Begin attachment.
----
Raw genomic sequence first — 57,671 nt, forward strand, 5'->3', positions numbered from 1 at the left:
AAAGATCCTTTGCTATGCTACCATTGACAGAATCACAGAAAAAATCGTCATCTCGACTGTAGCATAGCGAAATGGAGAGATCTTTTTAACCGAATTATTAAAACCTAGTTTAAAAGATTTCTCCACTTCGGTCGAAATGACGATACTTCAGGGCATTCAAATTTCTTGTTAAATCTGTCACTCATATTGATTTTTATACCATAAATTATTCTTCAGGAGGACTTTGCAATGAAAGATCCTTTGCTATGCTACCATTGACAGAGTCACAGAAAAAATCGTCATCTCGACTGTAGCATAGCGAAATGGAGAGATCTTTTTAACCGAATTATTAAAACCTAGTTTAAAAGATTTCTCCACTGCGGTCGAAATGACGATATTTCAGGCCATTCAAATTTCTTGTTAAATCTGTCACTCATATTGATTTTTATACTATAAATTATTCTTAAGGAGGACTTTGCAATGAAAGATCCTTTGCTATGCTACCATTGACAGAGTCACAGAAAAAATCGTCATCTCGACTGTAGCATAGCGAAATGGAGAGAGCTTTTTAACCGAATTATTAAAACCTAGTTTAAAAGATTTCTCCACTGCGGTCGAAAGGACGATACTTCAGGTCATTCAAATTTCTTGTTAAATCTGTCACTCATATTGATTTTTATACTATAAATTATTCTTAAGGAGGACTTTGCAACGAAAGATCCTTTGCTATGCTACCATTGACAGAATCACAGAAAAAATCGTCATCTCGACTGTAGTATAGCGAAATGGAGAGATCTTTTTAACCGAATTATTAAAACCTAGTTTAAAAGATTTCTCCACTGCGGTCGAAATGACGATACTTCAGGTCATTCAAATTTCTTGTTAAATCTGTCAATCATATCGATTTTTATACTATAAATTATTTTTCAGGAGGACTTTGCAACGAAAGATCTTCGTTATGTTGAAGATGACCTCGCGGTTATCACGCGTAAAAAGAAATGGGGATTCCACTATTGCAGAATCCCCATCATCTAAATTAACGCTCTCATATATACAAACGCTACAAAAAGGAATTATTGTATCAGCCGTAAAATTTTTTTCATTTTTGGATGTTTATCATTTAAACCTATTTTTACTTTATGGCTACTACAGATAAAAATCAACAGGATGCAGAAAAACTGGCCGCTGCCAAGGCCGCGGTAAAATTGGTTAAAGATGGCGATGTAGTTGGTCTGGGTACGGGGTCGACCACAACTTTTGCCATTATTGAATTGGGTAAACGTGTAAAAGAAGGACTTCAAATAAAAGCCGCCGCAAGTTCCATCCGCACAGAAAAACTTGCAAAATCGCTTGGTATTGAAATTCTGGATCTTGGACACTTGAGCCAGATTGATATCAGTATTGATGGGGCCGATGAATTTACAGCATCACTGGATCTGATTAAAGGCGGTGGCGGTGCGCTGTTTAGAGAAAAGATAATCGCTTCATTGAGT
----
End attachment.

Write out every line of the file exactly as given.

Raw genomic sequence first — 57,671 nt, forward strand, 5'->3', positions numbered from 1 at the left:
AAAGATCCTTTGCTATGCTACCATTGACAGAATCACAGAAAAAATCGTCATCTCGACTGTAGCATAGCGAAATGGAGAGATCTTTTTAACCGAATTATTAAAACCTAGTTTAAAAGATTTCTCCACTTCGGTCGAAATGACGATACTTCAGGGCATTCAAATTTCTTGTTAAATCTGTCACTCATATTGATTTTTATACCATAAATTATTCTTCAGGAGGACTTTGCAATGAAAGATCCTTTGCTATGCTACCATTGACAGAGTCACAGAAAAAATCGTCATCTCGACTGTAGCATAGCGAAATGGAGAGATCTTTTTAACCGAATTATTAAAACCTAGTTTAAAAGATTTCTCCACTGCGGTCGAAATGACGATATTTCAGGCCATTCAAATTTCTTGTTAAATCTGTCACTCATATTGATTTTTATACTATAAATTATTCTTAAGGAGGACTTTGCAATGAAAGATCCTTTGCTATGCTACCATTGACAGAGTCACAGAAAAAATCGTCATCTCGACTGTAGCATAGCGAAATGGAGAGAGCTTTTTAACCGAATTATTAAAACCTAGTTTAAAAGATTTCTCCACTGCGGTCGAAAGGACGATACTTCAGGTCATTCAAATTTCTTGTTAAATCTGTCACTCATATTGATTTTTATACTATAAATTATTCTTAAGGAGGACTTTGCAACGAAAGATCCTTTGCTATGCTACCATTGACAGAATCACAGAAAAAATCGTCATCTCGACTGTAGTATAGCGAAATGGAGAGATCTTTTTAACCGAATTATTAAAACCTAGTTTAAAAGATTTCTCCACTGCGGTCGAAATGACGATACTTCAGGTCATTCAAATTTCTTGTTAAATCTGTCAATCATATCGATTTTTATACTATAAATTATTTTTCAGGAGGACTTTGCAACGAAAGATCTTCGTTATGTTGAAGATGACCTCGCGGTTATCACGCGTAAAAAGAAATGGGGATTCCACTATTGCAGAATCCCCATCATCTAAATTAACGCTCTCATATATACAAACGCTACAAAAAGGAATTATTGTATCAGCCGTAAAATTTTTTTCATTTTTGGATGTTTATCATTTAAACCTATTTTTACTTTATGGCTACTACAGATAAAAATCAACAGGATGCAGAAAAACTGGCCGCTGCCAAGGCCGCGGTAAAATTGGTTAAAGATGGCGATGTAGTTGGTCTGGGTACGGGGTCGACCACAACTTTTGCCATTATTGAATTGGGTAAACGTGTAAAAGAAGGACTTCAAATAAAAGCCGCCGCAAGTTCCATCCGCACAGAAAAACTTGCAAAATCGCTTGGTATTGAAATTCTGGATCTTGGACACTTGAGCCAGATTGATATCAGTATTGATGGGGCCGATGAATTTACAGCATCACTGGATCTGATTAAAGGCGGTGGCGGTGCGCTGTTTAGAGAAAAGATAATCGCTTCATTGAGT